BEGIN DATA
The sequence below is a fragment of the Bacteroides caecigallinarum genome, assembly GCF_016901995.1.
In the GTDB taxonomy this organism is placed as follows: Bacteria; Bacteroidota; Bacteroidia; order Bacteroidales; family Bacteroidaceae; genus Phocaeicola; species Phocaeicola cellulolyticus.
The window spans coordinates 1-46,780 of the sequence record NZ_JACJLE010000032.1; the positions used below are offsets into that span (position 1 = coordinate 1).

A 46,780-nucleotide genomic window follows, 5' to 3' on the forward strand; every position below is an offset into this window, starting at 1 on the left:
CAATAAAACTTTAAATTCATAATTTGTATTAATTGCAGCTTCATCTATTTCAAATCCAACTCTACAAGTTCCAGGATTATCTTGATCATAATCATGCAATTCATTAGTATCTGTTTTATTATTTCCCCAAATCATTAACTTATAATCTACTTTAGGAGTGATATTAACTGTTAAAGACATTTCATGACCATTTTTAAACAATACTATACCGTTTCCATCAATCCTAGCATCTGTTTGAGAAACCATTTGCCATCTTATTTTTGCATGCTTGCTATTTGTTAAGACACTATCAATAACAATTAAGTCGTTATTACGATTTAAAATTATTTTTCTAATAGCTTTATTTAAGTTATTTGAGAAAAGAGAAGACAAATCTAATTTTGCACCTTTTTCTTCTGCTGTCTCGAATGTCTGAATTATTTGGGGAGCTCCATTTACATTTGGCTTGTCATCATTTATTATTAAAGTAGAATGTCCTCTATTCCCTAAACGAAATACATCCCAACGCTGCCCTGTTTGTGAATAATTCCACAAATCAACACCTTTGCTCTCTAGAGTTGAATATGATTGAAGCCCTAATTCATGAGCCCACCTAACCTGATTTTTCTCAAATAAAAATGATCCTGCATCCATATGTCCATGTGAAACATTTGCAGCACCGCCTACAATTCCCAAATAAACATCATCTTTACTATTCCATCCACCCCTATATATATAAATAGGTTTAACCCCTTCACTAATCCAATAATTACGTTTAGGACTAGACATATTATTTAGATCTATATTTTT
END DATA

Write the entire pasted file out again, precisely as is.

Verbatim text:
The sequence below is a fragment of the Bacteroides caecigallinarum genome, assembly GCF_016901995.1.
In the GTDB taxonomy this organism is placed as follows: Bacteria; Bacteroidota; Bacteroidia; order Bacteroidales; family Bacteroidaceae; genus Phocaeicola; species Phocaeicola cellulolyticus.
The window spans coordinates 1-46,780 of the sequence record NZ_JACJLE010000032.1; the positions used below are offsets into that span (position 1 = coordinate 1).

A 46,780-nucleotide genomic window follows, 5' to 3' on the forward strand; every position below is an offset into this window, starting at 1 on the left:
CAATAAAACTTTAAATTCATAATTTGTATTAATTGCAGCTTCATCTATTTCAAATCCAACTCTACAAGTTCCAGGATTATCTTGATCATAATCATGCAATTCATTAGTATCTGTTTTATTATTTCCCCAAATCATTAACTTATAATCTACTTTAGGAGTGATATTAACTGTTAAAGACATTTCATGACCATTTTTAAACAATACTATACCGTTTCCATCAATCCTAGCATCTGTTTGAGAAACCATTTGCCATCTTATTTTTGCATGCTTGCTATTTGTTAAGACACTATCAATAACAATTAAGTCGTTATTACGATTTAAAATTATTTTTCTAATAGCTTTATTTAAGTTATTTGAGAAAAGAGAAGACAAATCTAATTTTGCACCTTTTTCTTCTGCTGTCTCGAATGTCTGAATTATTTGGGGAGCTCCATTTACATTTGGCTTGTCATCATTTATTATTAAAGTAGAATGTCCTCTATTCCCTAAACGAAATACATCCCAACGCTGCCCTGTTTGTGAATAATTCCACAAATCAACACCTTTGCTCTCTAGAGTTGAATATGATTGAAGCCCTAATTCATGAGCCCACCTAACCTGATTTTTCTCAAATAAAAATGATCCTGCATCCATATGTCCATGTGAAACATTTGCAGCACCGCCTACAATTCCCAAATAAACATCATCTTTACTATTCCATCCACCCCTATATATATAAATAGGTTTAACCCCTTCACTAATCCAATAATTACGTTTAGGACTAGACATATTATTTAGATCTATATTTTT